Published...Or Not

Thursday 11:30am to 12:00pm
Australian and international authors talk about their books and how they got published or how they self-published. Listeners, writers and readers will also hear about what's going on in our local writing community.

Jan Goldsmith, David McLean and Lisa Moule



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Jan Goldsmith, Lisa Moule and David McLean chat with authors each Thursday at 11.30am. 

‘Published or Not’  podcasts available on your favourite podcast platform 


PUBLISHED OR NOT – live to air – 855AM, 3CR Digital – Thursdays 11.30am, streaming, down load the Community Plus app, or listen to these and many other authors on 3cr/podcast/publishedornot


Some of the Australian authors we enjoyed in 2023


Crime – callous and comedic


In The Rush, Michelle Prak has the weather and her characters morph from friendly to violent in this tense twisted thriller set in an isolated country pub.


Anna Buist’s crime novels centre around women in prisons or hospitals with Dr Natalie King as psychiatrist and solver in Locked Ward.


Death in the Sauna by Dennis Altman is a murder mystery with an array of interesting characters who may all be suspects in this story of politics, sexuality and secret lives.


Erina Reddan’s Deep in the Forest has a sanctuary a conservative closed community helping drug addicts, in country Victoria but could it be linked to a disappearance, bush fire and death in the township.


A short, strong boyhood friendship and catastrophe link lives and emotional responsibilities many years later in Matthew Ryan Davies, The Broken Wave.


A lighter and more comical read is Kerryn Mayne’s Lenny Marks gets away with Murder…or does she’. Lenny is an over organised, perhaps obsessive, primary teacher.


Set in Sydney’ garment industry of 1965, crimes can be solved by the most observant of people, in The Tea Ladies by Amanda Hampson.



Historical fiction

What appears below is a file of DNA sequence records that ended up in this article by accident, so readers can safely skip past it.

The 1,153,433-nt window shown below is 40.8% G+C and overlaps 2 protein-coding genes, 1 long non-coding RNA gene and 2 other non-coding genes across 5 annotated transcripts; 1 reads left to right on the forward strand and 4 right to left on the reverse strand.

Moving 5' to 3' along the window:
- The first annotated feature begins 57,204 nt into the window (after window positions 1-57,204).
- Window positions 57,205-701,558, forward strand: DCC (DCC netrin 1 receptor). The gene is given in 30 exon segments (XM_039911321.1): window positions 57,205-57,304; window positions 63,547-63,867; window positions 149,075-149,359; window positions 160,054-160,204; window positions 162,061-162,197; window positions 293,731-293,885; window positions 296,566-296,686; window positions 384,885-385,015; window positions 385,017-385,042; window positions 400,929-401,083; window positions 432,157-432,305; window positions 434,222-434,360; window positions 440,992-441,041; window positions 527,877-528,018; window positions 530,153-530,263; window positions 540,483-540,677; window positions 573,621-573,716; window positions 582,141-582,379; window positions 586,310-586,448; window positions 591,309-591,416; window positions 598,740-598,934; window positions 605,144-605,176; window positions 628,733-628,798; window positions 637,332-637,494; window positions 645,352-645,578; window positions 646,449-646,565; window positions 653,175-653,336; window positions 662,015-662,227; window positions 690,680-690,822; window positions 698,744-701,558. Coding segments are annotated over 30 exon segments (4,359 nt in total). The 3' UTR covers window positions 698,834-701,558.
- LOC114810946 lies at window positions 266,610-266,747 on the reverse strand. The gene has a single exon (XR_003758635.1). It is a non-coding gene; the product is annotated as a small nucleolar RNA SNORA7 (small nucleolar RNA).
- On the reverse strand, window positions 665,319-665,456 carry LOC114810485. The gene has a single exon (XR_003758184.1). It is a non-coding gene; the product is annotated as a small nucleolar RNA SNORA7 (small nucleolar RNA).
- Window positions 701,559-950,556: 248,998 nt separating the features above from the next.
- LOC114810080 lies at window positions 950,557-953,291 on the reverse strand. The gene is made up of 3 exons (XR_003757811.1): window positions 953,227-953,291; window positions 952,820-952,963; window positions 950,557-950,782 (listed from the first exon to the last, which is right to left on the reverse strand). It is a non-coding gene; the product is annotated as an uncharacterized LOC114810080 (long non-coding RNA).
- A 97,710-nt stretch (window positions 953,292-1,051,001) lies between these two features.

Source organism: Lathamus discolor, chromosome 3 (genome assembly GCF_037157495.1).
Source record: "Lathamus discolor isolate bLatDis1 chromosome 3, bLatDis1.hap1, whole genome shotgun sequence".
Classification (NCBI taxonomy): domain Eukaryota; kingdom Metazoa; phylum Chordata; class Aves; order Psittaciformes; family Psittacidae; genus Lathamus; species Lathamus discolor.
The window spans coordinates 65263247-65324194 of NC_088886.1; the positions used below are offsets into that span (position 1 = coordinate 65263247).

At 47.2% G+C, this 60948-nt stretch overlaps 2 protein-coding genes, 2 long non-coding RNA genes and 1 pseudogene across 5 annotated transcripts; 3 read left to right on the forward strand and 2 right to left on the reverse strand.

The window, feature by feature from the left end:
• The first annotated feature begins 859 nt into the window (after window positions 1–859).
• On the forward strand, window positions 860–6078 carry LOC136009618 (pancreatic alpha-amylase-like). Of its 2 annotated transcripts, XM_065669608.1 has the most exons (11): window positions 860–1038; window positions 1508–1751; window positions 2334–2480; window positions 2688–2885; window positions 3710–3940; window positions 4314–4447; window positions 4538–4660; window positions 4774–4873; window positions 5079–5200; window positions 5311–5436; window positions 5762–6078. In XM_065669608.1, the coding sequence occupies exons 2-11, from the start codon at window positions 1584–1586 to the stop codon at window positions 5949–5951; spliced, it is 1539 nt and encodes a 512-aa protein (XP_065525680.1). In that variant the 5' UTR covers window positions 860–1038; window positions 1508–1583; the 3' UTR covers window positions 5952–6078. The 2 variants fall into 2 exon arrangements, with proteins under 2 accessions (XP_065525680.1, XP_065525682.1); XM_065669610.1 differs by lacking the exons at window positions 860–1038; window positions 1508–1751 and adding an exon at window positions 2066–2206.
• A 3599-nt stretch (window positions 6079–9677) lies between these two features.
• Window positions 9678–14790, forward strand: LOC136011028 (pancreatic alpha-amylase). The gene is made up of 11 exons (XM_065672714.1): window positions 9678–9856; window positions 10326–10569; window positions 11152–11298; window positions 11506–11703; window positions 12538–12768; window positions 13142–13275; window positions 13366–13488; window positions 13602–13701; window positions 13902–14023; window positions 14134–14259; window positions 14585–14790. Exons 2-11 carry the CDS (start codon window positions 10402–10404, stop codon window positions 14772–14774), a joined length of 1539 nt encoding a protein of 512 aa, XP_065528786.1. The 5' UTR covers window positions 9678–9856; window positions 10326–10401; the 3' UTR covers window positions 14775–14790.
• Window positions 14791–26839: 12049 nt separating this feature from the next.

What’s more powerful the work of God or the threat of a gun? Ben Hobson has set The Death of John Lacey in the goldfields of Ballarat.


Pip Williams follows on with some of her characters from The Dictionary of Lost words in The Bookbinder of Jericho.


Natasha Lester’s The Disappearance of Astrid Bricard centres on the difficulties of three generations of women wanting their creativity acknowledged in the male dominated fashion industry.


In Robyn Annear’s book we read about some of the remarkable people and happenings in Melbourne’s early history linked to Corners of Melbourne.


Silvia Kwon has researched Vincent van Gogh in 1882 when he took a prostitute as his model and lover. Was he a good Samaritan or a self-centred artist in Vincent and Sien?


And other interesting reads


Anna Kate Blaire writes insightfully and amusingly while exploring the issues of social conformity, desire, sexuality and a career in art in The Modern.


Emily Spurr has researched brains, parasites. chat bots, psychological health and perimenopause and given us this humorous fictional relationship in Beatrix and Fred


Colin Batrouney has written about the mystery involving an enduring friendship as well as creatively crafting six books and their authors for a literary prize, The Bannerman Shortlist.



Co-presenter - David McLean’s recommendations

Here are just a few takeaways from the 2023 reading year.


Gregory Day’s, The Bell of the World’is full of evocative allegory and allusion as its character interacts with the landscape of Australia. ‘

After the Rain by Aisling Smith is a contemporary account of how two siblings only a few years apart cope with the breakup of their parents’ relationship.  

Armando Lucas Correa gives insight into generational dislocation in ‘The Night Travellers’. 

And Mark Brandi captures the voice, once again, of an isolated boy in Australia’s outback in, Southern Aurora’ 



New Co-presenter - Lisa Moule

spoke with these authors, along with others that you and you can listen to on our podcasts.   3cr/podcast/publishedornot



The Heart is a Star by Megan Rogers is a lyrical story about how we can uncover our true selves when we are forced to face the myths that make us.


The Hummingbird Effect by Kate Mildenhall. A kaleidoscopic story of four women connected across time and place by an invisible thread.